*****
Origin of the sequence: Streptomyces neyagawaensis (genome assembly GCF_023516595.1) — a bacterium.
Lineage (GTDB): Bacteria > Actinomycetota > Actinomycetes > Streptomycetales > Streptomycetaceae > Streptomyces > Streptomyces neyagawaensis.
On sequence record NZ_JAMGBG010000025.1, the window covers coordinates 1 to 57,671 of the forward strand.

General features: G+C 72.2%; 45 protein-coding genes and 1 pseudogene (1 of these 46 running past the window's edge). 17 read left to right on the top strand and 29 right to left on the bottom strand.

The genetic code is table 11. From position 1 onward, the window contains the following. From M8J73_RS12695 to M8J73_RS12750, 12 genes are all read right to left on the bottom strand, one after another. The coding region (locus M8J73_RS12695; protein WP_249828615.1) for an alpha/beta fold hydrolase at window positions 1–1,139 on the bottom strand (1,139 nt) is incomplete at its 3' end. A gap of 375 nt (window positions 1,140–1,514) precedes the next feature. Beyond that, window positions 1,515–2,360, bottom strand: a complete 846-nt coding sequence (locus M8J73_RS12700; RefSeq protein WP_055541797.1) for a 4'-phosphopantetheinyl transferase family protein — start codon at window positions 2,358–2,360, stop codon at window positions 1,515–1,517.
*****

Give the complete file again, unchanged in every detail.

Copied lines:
Origin of the sequence: Streptomyces neyagawaensis (genome assembly GCF_023516595.1) — a bacterium.
Lineage (GTDB): Bacteria > Actinomycetota > Actinomycetes > Streptomycetales > Streptomycetaceae > Streptomyces > Streptomyces neyagawaensis.
On sequence record NZ_JAMGBG010000025.1, the window covers coordinates 1 to 57,671 of the forward strand.

General features: G+C 72.2%; 45 protein-coding genes and 1 pseudogene (1 of these 46 running past the window's edge). 17 read left to right on the top strand and 29 right to left on the bottom strand.

The genetic code is table 11. From position 1 onward, the window contains the following. From M8J73_RS12695 to M8J73_RS12750, 12 genes are all read right to left on the bottom strand, one after another. The coding region (locus M8J73_RS12695; protein WP_249828615.1) for an alpha/beta fold hydrolase at window positions 1–1,139 on the bottom strand (1,139 nt) is incomplete at its 3' end. A gap of 375 nt (window positions 1,140–1,514) precedes the next feature. Beyond that, window positions 1,515–2,360, bottom strand: a complete 846-nt coding sequence (locus M8J73_RS12700; RefSeq protein WP_055541797.1) for a 4'-phosphopantetheinyl transferase family protein — start codon at window positions 2,358–2,360, stop codon at window positions 1,515–1,517.